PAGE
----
Martial arts are a codified system of physical transitions developed for self-defense and combat thousands of years ago. Today, self-defense, self-discipline, mental, spiritual, and physical wellbeing, military and law enforcement training are reasons people practice martial arts. Predominantly associated with Asiatic cultures, the most popular types of martial arts include Kung Fu, Judo, Aikido, Taekwondo and Karate. Brought to America in 1950, by South Korean Grandmaster Jhoon Rhee, Taekwondo is a striking art that uses punching, kicking, knee and elbow strikes, open handed techniques, grappling and throws to overcome an opponent. The techniques of Taekwondo and Karate are almost indistinguishable, and the terms are often interchanged. Inspired by action film icons, Chuck Norris and Bruce Lee, local professional fishing guide and Grandmaster Mark Deschenes started taking Taekwondo classes during college in West Virginia.
“Because they were capable of handling any situation, Bruce Lee and Chuck Norris were two of my childhood heroes. Their dedication to perfection and demand for the best in themselves motivated me to do the same” (Brown, p. 235).
Deschenes was fortunate to study under and eventually teach with Grandmaster Jhoon Rhee in Washington, DC. Returning home to Summerville, in 1986, he opened a Dojo on Trolley Road.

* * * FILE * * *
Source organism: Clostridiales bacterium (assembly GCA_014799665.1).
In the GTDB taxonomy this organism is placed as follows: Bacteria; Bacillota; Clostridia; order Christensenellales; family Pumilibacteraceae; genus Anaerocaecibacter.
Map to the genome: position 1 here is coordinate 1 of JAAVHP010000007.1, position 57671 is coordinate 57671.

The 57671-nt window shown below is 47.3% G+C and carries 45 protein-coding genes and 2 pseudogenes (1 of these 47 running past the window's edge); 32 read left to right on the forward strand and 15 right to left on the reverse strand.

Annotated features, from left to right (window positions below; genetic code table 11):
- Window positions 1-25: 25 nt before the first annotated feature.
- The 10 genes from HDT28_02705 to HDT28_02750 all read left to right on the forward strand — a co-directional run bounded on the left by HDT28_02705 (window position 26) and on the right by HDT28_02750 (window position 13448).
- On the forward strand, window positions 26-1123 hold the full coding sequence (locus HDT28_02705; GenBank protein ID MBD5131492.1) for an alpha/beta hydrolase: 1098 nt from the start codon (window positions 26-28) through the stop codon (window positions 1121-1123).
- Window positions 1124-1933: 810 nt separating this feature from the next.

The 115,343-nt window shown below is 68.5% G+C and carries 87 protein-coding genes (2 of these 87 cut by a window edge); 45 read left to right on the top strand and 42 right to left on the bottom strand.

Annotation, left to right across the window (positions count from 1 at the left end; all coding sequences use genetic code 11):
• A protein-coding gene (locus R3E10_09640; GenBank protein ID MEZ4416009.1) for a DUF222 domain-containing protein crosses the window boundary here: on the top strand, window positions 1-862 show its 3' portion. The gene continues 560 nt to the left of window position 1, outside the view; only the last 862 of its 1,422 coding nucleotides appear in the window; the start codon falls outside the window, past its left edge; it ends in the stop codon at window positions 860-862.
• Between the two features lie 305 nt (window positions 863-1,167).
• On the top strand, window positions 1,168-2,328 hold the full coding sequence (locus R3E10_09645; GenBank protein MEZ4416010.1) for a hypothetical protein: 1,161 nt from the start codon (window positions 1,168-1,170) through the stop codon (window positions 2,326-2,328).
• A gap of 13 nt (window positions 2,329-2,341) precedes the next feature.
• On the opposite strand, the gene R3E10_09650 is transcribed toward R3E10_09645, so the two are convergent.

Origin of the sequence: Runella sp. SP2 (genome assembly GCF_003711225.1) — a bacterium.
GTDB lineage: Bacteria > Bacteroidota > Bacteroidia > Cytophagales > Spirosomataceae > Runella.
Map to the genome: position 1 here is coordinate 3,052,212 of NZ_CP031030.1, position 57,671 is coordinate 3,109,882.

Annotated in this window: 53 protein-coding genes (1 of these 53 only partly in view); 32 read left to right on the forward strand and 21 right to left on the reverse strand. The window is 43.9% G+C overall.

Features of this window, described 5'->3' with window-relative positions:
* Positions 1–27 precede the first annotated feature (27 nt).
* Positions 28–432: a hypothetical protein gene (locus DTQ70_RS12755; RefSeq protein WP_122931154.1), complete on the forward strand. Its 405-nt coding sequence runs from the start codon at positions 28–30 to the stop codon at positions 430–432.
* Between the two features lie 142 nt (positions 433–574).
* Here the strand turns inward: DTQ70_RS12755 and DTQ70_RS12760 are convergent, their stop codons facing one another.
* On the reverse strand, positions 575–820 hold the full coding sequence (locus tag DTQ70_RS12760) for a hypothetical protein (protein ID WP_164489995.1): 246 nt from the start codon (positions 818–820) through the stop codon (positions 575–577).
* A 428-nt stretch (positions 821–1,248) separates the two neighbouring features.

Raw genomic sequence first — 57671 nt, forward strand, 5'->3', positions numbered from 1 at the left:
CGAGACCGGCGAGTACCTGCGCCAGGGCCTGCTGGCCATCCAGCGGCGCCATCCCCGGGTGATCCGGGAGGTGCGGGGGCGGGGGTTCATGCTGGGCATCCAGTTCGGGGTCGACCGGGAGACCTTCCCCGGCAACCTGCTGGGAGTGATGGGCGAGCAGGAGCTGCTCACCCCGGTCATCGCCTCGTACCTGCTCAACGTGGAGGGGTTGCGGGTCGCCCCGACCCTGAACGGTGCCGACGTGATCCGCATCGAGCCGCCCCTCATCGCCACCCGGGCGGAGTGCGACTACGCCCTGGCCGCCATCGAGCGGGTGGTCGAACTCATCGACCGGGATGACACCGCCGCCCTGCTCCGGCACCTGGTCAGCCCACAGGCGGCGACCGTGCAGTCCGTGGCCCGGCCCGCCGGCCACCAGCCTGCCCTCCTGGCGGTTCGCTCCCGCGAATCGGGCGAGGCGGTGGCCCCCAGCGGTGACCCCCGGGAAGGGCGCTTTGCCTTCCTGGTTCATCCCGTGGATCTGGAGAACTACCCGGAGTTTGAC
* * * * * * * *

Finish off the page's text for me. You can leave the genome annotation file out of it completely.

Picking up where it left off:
“Martial Arts taught me discipline, and perseverance giving me the confidence to replace fear with courage; it groomed and prepared me for the challenges I’d face in life; becoming a manager and instructor at the National Karate Institute) is articulate in his instruction. His ability to observe, tweak and refine the skills of others transcends both his vocation as a professional fisherman and martial arts Sensei. He believes most limitations in life are self- imposed. Sometimes, people are not aware of what they can achieve until it is introduced. Through discipline and hard work, he encourages his students to raise their expectations and believe in the impossible. Deschenes’ martial arts instruction models Taekwondo’s foundation by paying rigorous detail to technique. By mastering the basic tenets of Taekwondo’s discipline, he has found his students are intrinsically motivated to challenge themselves to be the best they can be throughout life.
Recently, Deschenes was inducted into the Black Belt Instructor’s Hall of Fame for training 49 world champions. Three of which are continuing in his footsteps by opening their own dojos and reinforcing the cultural legacy of martial arts. He is the embodiment of the Chinese proverb, “Give a man a fish he will eat for a day; Teach a man to fish he will eat for a lifetime.” AM
Brown, J. (2022). Marc Deschenes. In The American Martial Arts Alliance Foundation Changing Lives Series Biography Book (Vol. 7, pp. 234–235). Independently Published., business owner and professional fisherman” (Brown, p. 234).